On Hard Rock, the mainspring was the parochialism that I saw in the 1960s when it was very difficult to get the teams I was associated with to go away to anywhere but Wales, the Peak and the South West. I could never get my friends in those days to head up to Scotland or the Lakes. Equally those in the Lakes and Scotland never seemed to come south. As soon as I showcased all these climbs they became desirable and people started to travel. I thought that once people had sampled the big cliffs they would return to do more and to some extent (Carn Dearg, Shelter Stone etc that did occur). This was the reason that I thought the whole idea of ticking them all wouldn't have struck anyone (Drasdo said differently ... he was right). When it became clear that people were doing this in Hard Rock I tried to moderate the effect (that became jocularly known as "puerile ticking") in Classic Rock by adding lists of comparable routes. The real aficionados are those that have done not only the Classic Rock routes but all the climbs in the other list too. That is verging on genuine curiosity and even a collector's instinct that I, as an ex-train-spotter, can identify with. I once remember Dave Cook saying to me with amazement - regarding the Idwal Slabs - "I have just realised what you want to do Ken... you want to climb all of them!". There are obsessive route repeaters and obscure crag visitors but not too many of them.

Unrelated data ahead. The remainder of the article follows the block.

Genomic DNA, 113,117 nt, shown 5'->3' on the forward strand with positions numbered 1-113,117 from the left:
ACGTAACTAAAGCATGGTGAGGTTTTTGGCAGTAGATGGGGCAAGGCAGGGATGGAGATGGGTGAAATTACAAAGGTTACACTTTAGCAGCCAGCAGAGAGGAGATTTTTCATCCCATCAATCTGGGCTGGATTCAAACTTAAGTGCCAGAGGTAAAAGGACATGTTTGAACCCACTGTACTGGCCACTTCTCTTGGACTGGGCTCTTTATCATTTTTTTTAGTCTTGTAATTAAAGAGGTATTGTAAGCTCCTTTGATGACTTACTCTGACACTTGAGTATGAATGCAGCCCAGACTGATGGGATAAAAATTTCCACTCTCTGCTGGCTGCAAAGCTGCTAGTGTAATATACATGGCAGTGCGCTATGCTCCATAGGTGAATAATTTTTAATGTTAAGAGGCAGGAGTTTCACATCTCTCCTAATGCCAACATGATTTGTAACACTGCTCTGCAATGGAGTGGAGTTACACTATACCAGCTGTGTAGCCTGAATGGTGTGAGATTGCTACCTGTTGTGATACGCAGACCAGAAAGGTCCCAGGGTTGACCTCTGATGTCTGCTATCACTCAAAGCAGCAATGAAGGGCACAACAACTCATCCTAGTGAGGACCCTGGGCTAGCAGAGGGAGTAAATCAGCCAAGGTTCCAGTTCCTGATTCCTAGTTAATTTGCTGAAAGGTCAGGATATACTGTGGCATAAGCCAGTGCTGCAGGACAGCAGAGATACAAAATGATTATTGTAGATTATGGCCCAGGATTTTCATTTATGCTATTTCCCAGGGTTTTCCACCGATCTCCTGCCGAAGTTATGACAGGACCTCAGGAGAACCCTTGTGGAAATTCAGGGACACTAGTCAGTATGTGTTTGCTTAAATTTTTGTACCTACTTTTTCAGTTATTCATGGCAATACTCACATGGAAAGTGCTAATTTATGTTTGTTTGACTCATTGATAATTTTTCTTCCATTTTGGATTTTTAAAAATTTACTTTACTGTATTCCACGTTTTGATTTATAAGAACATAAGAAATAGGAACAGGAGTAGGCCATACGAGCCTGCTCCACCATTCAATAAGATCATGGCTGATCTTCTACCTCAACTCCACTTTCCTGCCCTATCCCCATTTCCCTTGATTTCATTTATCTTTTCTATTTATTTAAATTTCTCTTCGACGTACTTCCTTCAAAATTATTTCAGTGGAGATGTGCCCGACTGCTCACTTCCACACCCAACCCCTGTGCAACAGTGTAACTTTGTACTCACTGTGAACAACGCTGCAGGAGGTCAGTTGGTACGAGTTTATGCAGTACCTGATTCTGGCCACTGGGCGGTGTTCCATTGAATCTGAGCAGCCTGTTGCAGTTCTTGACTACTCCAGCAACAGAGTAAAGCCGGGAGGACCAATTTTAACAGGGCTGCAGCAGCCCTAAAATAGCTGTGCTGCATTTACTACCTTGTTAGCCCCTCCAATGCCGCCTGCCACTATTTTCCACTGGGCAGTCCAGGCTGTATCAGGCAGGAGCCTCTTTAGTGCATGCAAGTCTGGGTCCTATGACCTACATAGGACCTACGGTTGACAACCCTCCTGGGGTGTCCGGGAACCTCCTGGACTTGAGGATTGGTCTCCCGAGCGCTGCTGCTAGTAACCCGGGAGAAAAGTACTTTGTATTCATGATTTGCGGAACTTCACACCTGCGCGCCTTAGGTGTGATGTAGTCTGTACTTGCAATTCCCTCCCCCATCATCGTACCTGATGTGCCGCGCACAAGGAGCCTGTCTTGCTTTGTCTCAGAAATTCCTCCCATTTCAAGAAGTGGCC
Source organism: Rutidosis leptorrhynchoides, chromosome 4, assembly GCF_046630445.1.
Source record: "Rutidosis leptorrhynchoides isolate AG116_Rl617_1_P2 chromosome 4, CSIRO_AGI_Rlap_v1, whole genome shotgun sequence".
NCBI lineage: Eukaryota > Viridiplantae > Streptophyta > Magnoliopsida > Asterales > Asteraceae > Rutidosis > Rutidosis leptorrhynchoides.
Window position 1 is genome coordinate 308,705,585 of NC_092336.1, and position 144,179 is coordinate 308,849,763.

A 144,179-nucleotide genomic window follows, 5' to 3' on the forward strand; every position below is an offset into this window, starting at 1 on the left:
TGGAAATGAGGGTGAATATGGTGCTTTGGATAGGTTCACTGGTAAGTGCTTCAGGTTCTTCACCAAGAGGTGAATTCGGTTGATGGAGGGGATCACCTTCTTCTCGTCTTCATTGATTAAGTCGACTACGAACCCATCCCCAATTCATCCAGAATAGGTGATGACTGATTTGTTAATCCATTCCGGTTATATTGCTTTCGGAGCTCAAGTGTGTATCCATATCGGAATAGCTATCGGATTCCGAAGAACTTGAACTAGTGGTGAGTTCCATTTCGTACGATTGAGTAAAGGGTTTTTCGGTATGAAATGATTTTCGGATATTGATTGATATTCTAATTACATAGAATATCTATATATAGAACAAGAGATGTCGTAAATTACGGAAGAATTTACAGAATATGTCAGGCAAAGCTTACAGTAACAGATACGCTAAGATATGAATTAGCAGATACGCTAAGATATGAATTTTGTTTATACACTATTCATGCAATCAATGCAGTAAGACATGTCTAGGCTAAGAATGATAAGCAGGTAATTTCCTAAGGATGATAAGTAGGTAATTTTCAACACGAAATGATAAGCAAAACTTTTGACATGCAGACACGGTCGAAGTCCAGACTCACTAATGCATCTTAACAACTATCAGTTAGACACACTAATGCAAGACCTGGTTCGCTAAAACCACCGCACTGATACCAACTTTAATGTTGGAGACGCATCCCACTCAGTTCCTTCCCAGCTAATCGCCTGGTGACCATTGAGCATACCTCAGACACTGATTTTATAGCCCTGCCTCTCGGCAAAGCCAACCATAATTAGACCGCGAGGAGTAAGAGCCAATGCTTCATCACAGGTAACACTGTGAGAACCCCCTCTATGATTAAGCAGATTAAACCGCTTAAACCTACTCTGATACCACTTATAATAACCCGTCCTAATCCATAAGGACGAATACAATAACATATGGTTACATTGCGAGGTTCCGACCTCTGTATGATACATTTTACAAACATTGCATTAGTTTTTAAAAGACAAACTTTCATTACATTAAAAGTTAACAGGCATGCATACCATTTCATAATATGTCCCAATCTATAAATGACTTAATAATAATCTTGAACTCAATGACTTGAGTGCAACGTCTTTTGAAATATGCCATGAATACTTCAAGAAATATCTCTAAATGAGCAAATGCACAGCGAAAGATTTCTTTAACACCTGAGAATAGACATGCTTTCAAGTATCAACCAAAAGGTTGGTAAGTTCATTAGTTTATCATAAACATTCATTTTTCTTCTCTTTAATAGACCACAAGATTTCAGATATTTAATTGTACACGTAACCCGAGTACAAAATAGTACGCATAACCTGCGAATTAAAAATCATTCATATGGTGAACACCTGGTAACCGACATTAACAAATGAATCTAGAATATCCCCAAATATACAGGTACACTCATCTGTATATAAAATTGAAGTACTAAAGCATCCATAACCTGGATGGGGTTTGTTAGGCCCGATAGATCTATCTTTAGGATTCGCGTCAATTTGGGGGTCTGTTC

Ken Wilson
Photo: Ian Smith

My feeling is that we have thousands of rock climbs all over the country and all of them represent somebody's adventure and endeavour. At any given time there are a score of obscure routes that I am lusting to do and I know that others feel the same - somehow we need to pass on this interest in detail and history. There is a Severe that looks like Vector above that road that leads up behind Cioch Nose, there is Christmas Buttress on the remote Aran Fawdwy and scores of others. I thought it was marvellous recently when people started going round climbing all of Mallory's routes on places like Lliwedd, Llechog and Y Garn to find out just how well he was climbing. Another climb that interests me is Raeburn's route on the North-East Buttress of the Ben. Archer Thomson was a wonderfully curious pioneer. He did a big route on the Megaton/Thor cliff on Skye in the first decade of the century. Another area that intrigues me that I think should be an area for some big classic climbs is that big cliff on the Rivals that Tony Moulam developed in the 50s. Two mates of mine went there to repeat one of the routes and had an accident. It took two dozen of us (checking every car-park and crag approach in North Wales) all night to find out where they were.